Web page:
A key figure in the cultural history of Downtown New York film, performance, and art, Jack Smith began producing work in the late 1950s and became one of the most accomplished and influential artists throughout the 1960s, 70s, and 80s. Smith’s method of weaving his life as a performance varied across media and glorified his exploits and adventures through the urban landscape wherein he developed an exuberant and visually stunning vision of the world from the glittering debris of the city, transforming downtown New York into a stage for his forays into photography and film. After a period of about eight years (1961-1969) in which Smith showed the films in their completed forms in conventional film screening settings, he began to incorporate the films and his slides into live performances that he himself named “Live Film.” He created startling stage effects through the spontaneous rearrangement and interplay of recorded imagery on film and slides, along with live action on a "stage," editing and re-editing the film images in the midst of the performance. This spontaneous editing, however, required a unique form of splicing in which he assembled strands of camera original as well as printed material with masking tape. Thus, Smith managed to create a unique version of the films for each performance. Unlike his contemporaries in the underground film scene, Smith looked to Hollywood for his aesthetic models. In his writings he extolled the early Technicolor achievements of B-actress Maria Montez. Smith’s insubordinate aesthetics within the art scene were mirrored in his progressive politics: Smith formulated theories of popular socialistic thinking that he sought to enact in his work and life. Communal to the point of a celebratory chaos, the idea of the involuntary gesture, usually caused by a technical breakdown in his filmmaking, was melded to his theory of Art-as-Trash to create some of the most visually striking filmic episodes in American cinema.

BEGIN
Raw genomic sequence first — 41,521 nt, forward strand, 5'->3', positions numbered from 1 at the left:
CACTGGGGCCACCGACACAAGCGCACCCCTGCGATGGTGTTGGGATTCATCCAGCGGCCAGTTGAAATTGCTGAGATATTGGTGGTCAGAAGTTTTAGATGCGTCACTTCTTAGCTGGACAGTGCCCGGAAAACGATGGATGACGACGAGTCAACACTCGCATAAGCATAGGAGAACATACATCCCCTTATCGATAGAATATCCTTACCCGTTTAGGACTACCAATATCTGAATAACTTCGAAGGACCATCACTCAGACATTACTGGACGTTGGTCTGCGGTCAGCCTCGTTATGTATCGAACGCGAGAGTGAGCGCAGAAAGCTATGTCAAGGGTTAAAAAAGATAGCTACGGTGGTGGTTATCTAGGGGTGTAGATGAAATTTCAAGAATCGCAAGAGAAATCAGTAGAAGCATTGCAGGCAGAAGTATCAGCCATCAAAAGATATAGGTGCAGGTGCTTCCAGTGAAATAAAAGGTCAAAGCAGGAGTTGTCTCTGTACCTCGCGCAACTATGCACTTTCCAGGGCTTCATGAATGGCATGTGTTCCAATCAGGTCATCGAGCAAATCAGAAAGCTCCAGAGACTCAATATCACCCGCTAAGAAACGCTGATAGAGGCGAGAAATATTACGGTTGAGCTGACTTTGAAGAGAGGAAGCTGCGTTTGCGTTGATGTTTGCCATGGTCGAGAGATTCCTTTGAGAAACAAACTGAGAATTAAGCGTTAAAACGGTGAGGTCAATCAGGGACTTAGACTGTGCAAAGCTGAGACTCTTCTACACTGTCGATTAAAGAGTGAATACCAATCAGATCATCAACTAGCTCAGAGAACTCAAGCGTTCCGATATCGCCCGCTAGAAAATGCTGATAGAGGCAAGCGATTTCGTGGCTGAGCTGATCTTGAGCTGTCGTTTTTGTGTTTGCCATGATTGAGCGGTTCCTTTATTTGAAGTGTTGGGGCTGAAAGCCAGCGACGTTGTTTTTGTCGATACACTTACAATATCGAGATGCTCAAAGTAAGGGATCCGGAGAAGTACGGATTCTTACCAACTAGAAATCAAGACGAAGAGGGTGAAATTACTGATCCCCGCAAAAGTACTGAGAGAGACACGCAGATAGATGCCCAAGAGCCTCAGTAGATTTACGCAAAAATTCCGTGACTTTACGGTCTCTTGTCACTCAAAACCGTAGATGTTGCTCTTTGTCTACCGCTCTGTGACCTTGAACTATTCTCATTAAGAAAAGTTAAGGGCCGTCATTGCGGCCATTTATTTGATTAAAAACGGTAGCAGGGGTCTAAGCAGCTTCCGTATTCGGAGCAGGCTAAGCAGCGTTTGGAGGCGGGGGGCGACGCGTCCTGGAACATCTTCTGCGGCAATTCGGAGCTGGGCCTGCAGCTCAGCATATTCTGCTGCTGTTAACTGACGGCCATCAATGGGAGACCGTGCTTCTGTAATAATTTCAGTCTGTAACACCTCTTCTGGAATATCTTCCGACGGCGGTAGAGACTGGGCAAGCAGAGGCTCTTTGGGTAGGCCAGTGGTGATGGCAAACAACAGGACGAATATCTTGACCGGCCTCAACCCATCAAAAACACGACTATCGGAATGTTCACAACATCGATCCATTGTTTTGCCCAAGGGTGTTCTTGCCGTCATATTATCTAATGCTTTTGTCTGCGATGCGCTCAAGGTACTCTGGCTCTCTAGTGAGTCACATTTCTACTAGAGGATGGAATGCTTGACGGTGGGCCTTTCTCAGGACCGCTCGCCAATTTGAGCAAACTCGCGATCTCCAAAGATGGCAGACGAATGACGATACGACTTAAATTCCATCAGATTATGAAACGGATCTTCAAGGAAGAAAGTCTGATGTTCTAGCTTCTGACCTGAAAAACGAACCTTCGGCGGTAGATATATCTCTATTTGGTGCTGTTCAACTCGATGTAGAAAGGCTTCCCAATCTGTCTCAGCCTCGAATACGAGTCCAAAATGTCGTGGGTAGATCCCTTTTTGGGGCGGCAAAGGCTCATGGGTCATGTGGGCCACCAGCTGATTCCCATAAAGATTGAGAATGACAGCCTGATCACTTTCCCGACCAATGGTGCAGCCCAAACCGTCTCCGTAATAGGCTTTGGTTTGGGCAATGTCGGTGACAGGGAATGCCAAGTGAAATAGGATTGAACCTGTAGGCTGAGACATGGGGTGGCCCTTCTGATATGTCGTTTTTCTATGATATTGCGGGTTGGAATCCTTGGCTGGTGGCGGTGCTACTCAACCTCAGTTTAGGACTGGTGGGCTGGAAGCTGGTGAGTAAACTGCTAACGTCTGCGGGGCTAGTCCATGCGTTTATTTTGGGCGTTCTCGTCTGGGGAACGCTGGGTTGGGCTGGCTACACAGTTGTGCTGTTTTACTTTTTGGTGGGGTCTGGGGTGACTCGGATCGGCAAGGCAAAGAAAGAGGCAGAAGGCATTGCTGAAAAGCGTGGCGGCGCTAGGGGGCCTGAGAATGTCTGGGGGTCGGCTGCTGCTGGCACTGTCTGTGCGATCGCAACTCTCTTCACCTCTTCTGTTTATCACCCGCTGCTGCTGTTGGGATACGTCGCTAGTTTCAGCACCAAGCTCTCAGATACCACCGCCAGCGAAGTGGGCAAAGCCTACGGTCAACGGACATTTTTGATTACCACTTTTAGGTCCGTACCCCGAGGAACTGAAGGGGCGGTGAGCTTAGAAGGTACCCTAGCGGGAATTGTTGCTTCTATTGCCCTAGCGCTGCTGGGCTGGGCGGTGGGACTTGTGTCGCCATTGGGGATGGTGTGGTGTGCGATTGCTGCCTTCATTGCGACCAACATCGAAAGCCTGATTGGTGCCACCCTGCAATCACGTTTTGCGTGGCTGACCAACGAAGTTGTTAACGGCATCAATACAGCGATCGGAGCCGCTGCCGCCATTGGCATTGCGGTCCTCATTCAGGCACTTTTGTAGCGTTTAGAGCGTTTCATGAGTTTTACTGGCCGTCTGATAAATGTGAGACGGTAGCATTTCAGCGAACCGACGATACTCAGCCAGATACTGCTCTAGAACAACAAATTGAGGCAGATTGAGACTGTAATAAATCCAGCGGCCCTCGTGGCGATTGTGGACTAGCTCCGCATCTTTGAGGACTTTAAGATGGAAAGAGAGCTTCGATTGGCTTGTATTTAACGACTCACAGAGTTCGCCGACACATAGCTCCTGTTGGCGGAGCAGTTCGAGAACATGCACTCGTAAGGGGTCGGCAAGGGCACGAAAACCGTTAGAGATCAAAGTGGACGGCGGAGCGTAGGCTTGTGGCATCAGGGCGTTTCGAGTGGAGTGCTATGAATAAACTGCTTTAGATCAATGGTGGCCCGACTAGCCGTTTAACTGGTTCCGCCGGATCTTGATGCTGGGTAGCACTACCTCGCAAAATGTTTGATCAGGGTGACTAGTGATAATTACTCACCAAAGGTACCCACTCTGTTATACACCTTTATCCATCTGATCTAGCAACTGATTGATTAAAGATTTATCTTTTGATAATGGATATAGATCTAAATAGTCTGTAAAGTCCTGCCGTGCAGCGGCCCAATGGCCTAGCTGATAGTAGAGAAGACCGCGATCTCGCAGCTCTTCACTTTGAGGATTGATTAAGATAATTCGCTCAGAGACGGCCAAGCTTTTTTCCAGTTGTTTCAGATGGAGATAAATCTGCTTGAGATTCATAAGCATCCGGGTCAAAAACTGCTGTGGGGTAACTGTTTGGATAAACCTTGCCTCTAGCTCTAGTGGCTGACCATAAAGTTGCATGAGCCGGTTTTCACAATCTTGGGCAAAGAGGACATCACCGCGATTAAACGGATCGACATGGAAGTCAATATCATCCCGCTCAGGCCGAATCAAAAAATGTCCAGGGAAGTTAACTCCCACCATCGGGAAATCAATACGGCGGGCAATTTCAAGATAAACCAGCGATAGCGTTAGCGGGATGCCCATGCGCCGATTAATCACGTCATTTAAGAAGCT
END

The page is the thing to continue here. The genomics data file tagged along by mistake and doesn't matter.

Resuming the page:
Although in Jack Smith’s lifetime he was much less celebrated than the many people he inspired, Smith's multi-media influence is evident in the works of a broad segment of contemporary American art. In film, his influence is apparent in the work of his contemporaries, from Andy Warhol, Ken Jacobs, Kenneth Anger, Derek Jarman, and the Kuchar brothers, to contemporary artists such as Guy Maddin, Ryan Trecartin, and John Waters. Smith collaborated with a range of visual artists, frequently with Claus Oldenburg and Carolee Schneemann who created props for Smith’s films sets, which in turn inspired those artists toward new aesthetic trajectories within their own work. In avant-garde theater and performance art, Smith’s influence reaches Robert Wilson, Charles Ludlam, John Vaccaro, Cindy Sherman, John Bock and Richard Foreman.